A new specter is haunting the world economy — the specter of informality. The term describes people either working in informal arrangements with employers or in irregular self-employment occupations, but in either case without employment security or social security. Until a few years ago, any mention of that word pretty much implied that one was talking about the developing world.
That is no longer the case. In light of the staggering increase in youth unemployment in the "rich" world of the West, the phenomenon of informality has gone global. Now, informality seems to arise as the social downside of the drive for more flexibility in the face of structural change and economic decline. Newspapers in France, Spain, and elsewhere are full of reports about the "new precariousness." With fewer job prospects in general, it also affects people in the middle and late stages of their working lives.
Both developed and developing countries have long aimed to provide more inclusive economic growth. What is different now is that it is the developing countries who have an easier time realizing this long-elusive goal. Ever larger parts of their populations are shifting into middle-class status.
In contrast, from the indignados in Spain and the Occupy Wall Street movement in the United States to short-term contract holders even in economically successful countries such as Germany, there is a widening sense of exclusion and frustration. There also is a growing concern about whether the limits of growth have been reached for this part of the world.
Even in the ever-optimistic United States, young Americans move back home in increasing numbers because they can find no jobs after graduating from college. Reports in U.S. newspapers about such "boomerang" kids are nothing new — but they used to refer solely to economic dysfunction in far-away countries like Italy.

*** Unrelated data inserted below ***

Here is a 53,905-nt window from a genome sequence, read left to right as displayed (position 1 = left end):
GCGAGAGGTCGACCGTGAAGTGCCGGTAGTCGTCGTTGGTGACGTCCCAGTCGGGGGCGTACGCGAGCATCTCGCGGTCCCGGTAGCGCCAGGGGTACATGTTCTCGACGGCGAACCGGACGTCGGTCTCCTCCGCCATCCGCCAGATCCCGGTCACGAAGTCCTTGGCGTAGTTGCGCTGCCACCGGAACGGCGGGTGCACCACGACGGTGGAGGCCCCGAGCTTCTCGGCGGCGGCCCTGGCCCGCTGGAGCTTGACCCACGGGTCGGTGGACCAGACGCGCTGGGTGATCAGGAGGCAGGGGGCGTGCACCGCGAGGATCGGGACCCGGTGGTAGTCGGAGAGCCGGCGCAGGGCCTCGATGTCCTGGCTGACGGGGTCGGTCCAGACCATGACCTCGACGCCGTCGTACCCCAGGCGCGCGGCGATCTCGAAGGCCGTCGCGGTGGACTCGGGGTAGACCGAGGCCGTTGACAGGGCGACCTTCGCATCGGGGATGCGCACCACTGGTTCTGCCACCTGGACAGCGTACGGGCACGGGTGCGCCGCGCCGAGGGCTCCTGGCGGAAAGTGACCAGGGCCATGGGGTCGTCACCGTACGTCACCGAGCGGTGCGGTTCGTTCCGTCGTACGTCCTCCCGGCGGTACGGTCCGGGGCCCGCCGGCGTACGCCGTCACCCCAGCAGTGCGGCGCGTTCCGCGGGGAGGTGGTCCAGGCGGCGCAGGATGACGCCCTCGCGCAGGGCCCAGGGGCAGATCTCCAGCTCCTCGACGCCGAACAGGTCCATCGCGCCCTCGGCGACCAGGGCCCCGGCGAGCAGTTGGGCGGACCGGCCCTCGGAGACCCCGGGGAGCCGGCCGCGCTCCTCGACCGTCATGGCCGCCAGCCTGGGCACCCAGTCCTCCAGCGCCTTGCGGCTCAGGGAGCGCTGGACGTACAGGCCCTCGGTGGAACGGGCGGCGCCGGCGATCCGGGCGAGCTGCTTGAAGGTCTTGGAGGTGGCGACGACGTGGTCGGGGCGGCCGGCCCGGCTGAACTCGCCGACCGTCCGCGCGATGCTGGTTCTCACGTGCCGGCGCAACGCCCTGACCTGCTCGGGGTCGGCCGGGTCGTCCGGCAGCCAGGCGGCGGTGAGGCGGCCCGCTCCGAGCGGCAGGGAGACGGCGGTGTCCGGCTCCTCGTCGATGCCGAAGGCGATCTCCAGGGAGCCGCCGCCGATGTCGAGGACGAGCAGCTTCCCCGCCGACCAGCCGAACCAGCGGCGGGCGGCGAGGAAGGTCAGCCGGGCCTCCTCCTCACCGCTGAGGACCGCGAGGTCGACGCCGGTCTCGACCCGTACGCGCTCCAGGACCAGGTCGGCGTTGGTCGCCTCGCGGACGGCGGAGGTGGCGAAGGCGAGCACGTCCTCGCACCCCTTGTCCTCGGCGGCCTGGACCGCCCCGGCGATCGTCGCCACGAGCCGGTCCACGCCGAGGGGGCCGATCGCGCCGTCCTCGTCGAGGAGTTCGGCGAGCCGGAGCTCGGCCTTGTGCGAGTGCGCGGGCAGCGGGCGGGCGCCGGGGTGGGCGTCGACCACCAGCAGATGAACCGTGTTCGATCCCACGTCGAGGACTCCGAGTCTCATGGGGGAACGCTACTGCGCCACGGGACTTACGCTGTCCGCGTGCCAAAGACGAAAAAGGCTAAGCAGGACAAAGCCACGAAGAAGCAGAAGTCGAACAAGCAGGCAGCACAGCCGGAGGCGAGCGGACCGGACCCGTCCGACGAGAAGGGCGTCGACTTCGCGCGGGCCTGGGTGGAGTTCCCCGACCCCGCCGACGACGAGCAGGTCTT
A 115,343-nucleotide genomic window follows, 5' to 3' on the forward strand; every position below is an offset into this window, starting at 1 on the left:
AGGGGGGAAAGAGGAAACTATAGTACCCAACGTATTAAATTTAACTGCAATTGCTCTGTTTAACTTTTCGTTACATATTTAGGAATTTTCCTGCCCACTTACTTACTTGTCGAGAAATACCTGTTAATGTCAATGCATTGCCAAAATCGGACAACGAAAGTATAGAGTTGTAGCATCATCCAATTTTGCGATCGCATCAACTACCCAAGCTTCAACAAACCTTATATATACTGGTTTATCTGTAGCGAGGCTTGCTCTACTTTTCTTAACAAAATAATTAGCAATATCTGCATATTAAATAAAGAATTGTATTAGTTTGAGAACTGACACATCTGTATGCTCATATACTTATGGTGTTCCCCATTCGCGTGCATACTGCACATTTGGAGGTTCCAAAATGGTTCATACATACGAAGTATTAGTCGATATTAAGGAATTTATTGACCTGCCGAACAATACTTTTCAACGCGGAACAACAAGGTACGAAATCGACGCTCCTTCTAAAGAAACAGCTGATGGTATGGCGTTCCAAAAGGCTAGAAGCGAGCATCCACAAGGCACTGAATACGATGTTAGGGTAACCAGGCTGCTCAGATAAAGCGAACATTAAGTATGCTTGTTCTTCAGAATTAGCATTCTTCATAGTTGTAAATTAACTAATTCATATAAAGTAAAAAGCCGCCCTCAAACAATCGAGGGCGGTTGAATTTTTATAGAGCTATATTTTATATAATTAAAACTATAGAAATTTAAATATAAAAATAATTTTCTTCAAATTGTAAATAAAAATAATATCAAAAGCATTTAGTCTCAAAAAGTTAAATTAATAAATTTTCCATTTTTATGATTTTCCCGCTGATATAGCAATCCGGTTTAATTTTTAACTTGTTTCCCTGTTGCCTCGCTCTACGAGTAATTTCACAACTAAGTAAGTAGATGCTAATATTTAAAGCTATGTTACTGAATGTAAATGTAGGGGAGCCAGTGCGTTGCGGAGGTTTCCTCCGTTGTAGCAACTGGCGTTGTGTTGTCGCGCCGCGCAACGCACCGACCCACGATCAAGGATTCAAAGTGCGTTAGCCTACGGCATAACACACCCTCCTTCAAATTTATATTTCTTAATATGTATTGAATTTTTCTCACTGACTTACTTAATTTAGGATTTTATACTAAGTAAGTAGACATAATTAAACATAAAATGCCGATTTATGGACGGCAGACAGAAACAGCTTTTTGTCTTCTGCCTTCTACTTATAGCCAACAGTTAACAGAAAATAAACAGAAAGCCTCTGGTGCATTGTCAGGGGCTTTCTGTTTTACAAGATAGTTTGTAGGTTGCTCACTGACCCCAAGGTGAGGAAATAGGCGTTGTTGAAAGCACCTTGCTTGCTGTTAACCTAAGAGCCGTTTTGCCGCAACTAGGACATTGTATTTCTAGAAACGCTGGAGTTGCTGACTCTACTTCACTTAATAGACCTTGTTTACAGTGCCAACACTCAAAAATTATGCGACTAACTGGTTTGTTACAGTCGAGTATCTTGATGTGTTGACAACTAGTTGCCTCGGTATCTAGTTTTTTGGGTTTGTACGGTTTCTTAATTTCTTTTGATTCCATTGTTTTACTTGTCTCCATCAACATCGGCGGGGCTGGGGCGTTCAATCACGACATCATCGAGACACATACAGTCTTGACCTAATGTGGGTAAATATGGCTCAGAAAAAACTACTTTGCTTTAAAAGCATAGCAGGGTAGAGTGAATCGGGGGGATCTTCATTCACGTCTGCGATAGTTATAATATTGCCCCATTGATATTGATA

The fact that a serious element of Italian precariousness can now be found in the United States itself certainly gives Europe no reason to cheer. True, purely viewed in a jobs context, these countries may actually find some relief in declining birth numbers. As baby boomers retire in ever larger numbers, the odds are that young people will eventually find jobs. But some of these hopes may prove to be an illusion, given the low evidence of the transferability of jobs from the old to the young.
While that may or may not help combat the prevailing sense of informality and precariousness, it does not add up anyway to an economicgrowth strategy. Nor does it make the social security system any more stable. However, a smoothly functioning social security system is precisely what constitutes the difference between formality and informality.
The toll that informality takes on young workers is high. Young workers who begin their working lives on temporary or short-term contracts start out at lower wages, which lowers their lifetime earning potential. While workers in their 20s do not tend to think about retirement, it is an undeniable fact that their retirement prospects are already being short-changed by informality. They are also less likely to receive the schooling and training opportunities that formal-sector employers provide.